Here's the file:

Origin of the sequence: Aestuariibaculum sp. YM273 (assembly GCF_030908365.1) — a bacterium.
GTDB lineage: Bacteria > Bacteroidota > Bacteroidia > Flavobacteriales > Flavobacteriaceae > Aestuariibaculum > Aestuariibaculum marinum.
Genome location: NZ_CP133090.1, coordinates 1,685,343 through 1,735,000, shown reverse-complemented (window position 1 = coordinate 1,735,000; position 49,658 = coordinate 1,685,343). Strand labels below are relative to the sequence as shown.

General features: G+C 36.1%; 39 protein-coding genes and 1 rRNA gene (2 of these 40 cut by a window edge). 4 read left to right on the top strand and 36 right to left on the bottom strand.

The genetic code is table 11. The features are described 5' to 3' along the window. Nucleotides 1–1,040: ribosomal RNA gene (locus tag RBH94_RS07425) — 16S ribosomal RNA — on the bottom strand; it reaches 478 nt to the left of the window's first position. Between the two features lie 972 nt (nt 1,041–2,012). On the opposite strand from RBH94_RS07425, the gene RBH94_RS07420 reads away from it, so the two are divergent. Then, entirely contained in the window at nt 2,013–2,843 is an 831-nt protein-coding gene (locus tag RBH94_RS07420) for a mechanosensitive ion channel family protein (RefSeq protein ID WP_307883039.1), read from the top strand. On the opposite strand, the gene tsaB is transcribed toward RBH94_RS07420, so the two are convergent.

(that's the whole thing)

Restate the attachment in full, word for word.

Origin of the sequence: Aestuariibaculum sp. YM273 (assembly GCF_030908365.1) — a bacterium.
GTDB lineage: Bacteria > Bacteroidota > Bacteroidia > Flavobacteriales > Flavobacteriaceae > Aestuariibaculum > Aestuariibaculum marinum.
Genome location: NZ_CP133090.1, coordinates 1,685,343 through 1,735,000, shown reverse-complemented (window position 1 = coordinate 1,735,000; position 49,658 = coordinate 1,685,343). Strand labels below are relative to the sequence as shown.

General features: G+C 36.1%; 39 protein-coding genes and 1 rRNA gene (2 of these 40 cut by a window edge). 4 read left to right on the top strand and 36 right to left on the bottom strand.

The genetic code is table 11. The features are described 5' to 3' along the window. Nucleotides 1–1,040: ribosomal RNA gene (locus tag RBH94_RS07425) — 16S ribosomal RNA — on the bottom strand; it reaches 478 nt to the left of the window's first position. Between the two features lie 972 nt (nt 1,041–2,012). On the opposite strand from RBH94_RS07425, the gene RBH94_RS07420 reads away from it, so the two are divergent. Then, entirely contained in the window at nt 2,013–2,843 is an 831-nt protein-coding gene (locus tag RBH94_RS07420) for a mechanosensitive ion channel family protein (RefSeq protein ID WP_307883039.1), read from the top strand. On the opposite strand, the gene tsaB is transcribed toward RBH94_RS07420, so the two are convergent.